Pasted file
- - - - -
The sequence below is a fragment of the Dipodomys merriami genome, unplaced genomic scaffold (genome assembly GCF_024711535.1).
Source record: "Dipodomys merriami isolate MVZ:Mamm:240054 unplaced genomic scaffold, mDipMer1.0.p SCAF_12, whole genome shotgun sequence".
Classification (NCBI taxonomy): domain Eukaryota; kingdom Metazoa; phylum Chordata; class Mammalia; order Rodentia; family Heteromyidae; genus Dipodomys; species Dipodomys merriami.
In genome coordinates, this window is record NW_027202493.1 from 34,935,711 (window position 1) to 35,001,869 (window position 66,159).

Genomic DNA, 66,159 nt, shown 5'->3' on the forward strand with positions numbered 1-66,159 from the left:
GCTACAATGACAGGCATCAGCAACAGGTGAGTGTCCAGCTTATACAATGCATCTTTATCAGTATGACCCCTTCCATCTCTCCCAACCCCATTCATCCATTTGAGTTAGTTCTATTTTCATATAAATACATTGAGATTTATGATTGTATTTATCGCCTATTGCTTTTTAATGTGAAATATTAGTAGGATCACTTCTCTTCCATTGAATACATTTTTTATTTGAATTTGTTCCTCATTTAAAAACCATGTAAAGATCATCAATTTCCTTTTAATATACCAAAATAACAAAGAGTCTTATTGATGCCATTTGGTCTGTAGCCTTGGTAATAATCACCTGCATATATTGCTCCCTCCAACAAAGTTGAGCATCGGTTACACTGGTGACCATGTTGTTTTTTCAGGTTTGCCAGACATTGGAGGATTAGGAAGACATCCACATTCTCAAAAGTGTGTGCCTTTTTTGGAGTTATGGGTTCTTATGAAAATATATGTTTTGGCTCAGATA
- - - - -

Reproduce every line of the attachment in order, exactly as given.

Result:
The sequence below is a fragment of the Dipodomys merriami genome, unplaced genomic scaffold (genome assembly GCF_024711535.1).
Source record: "Dipodomys merriami isolate MVZ:Mamm:240054 unplaced genomic scaffold, mDipMer1.0.p SCAF_12, whole genome shotgun sequence".
Classification (NCBI taxonomy): domain Eukaryota; kingdom Metazoa; phylum Chordata; class Mammalia; order Rodentia; family Heteromyidae; genus Dipodomys; species Dipodomys merriami.
In genome coordinates, this window is record NW_027202493.1 from 34,935,711 (window position 1) to 35,001,869 (window position 66,159).

Genomic DNA, 66,159 nt, shown 5'->3' on the forward strand with positions numbered 1-66,159 from the left:
GCTACAATGACAGGCATCAGCAACAGGTGAGTGTCCAGCTTATACAATGCATCTTTATCAGTATGACCCCTTCCATCTCTCCCAACCCCATTCATCCATTTGAGTTAGTTCTATTTTCATATAAATACATTGAGATTTATGATTGTATTTATCGCCTATTGCTTTTTAATGTGAAATATTAGTAGGATCACTTCTCTTCCATTGAATACATTTTTTATTTGAATTTGTTCCTCATTTAAAAACCATGTAAAGATCATCAATTTCCTTTTAATATACCAAAATAACAAAGAGTCTTATTGATGCCATTTGGTCTGTAGCCTTGGTAATAATCACCTGCATATATTGCTCCCTCCAACAAAGTTGAGCATCGGTTACACTGGTGACCATGTTGTTTTTTCAGGTTTGCCAGACATTGGAGGATTAGGAAGACATCCACATTCTCAAAAGTGTGTGCCTTTTTTGGAGTTATGGGTTCTTATGAAAATATATGTTTTGGCTCAGATA